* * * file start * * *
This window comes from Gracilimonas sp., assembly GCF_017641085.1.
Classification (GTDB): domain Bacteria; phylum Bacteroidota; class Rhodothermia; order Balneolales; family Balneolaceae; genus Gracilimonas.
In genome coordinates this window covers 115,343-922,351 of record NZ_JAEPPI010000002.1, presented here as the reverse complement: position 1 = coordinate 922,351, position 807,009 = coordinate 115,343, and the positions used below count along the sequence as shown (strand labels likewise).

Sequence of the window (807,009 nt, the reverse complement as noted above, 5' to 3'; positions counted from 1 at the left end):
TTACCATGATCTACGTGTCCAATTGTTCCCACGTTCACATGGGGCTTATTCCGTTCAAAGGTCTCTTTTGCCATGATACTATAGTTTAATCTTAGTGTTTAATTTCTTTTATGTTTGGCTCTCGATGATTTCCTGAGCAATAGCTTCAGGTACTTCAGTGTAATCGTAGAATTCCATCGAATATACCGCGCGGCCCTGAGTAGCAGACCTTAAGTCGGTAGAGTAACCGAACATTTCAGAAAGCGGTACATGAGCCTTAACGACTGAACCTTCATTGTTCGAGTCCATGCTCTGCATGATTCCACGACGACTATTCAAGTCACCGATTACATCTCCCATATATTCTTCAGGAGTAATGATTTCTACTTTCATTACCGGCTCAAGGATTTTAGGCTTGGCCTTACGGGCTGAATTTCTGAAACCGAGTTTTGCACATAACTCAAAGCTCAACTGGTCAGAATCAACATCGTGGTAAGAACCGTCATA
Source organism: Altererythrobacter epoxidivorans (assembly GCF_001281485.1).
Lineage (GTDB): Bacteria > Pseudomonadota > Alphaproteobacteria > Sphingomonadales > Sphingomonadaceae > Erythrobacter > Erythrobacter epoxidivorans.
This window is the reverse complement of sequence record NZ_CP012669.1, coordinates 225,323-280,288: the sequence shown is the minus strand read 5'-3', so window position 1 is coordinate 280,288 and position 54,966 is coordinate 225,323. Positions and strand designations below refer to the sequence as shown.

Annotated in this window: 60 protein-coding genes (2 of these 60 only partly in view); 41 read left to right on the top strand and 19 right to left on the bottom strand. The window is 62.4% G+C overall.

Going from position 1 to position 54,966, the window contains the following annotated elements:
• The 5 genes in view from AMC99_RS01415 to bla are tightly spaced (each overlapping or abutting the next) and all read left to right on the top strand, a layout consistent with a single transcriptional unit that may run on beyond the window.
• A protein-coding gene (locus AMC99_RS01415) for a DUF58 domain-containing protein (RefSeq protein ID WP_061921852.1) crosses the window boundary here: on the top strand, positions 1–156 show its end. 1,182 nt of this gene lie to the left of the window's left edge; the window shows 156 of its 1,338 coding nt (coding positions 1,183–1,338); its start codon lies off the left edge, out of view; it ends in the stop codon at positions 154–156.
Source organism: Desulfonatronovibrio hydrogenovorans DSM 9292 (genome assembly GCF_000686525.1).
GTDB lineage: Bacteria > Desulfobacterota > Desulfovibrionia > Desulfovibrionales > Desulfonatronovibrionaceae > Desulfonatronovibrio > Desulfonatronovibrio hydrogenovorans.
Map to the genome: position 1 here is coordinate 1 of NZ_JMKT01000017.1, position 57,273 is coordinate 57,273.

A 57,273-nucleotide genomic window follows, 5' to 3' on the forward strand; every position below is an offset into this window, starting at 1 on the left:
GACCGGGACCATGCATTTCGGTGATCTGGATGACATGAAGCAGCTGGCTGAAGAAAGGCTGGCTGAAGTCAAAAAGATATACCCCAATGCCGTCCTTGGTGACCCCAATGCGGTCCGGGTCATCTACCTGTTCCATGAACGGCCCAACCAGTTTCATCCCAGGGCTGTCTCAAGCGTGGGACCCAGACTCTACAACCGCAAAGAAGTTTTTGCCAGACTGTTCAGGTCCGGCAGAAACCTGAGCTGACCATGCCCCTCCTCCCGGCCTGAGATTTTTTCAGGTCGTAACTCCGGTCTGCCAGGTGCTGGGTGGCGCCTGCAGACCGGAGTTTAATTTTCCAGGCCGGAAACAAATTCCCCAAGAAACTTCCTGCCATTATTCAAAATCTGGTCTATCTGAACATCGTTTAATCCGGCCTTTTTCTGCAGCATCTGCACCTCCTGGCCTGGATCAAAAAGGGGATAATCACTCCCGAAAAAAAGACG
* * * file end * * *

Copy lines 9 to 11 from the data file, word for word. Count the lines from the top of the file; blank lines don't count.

Annotated in this window: 60 protein-coding genes (2 of these 60 only partly in view); 41 read left to right on the top strand and 19 right to left on the bottom strand. The window is 62.4% G+C overall.

Going from position 1 to position 54,966, the window contains the following annotated elements:
• The 5 genes in view from AMC99_RS01415 to bla are tightly spaced (each overlapping or abutting the next) and all read left to right on the top strand, a layout consistent with a single transcriptional unit that may run on beyond the window.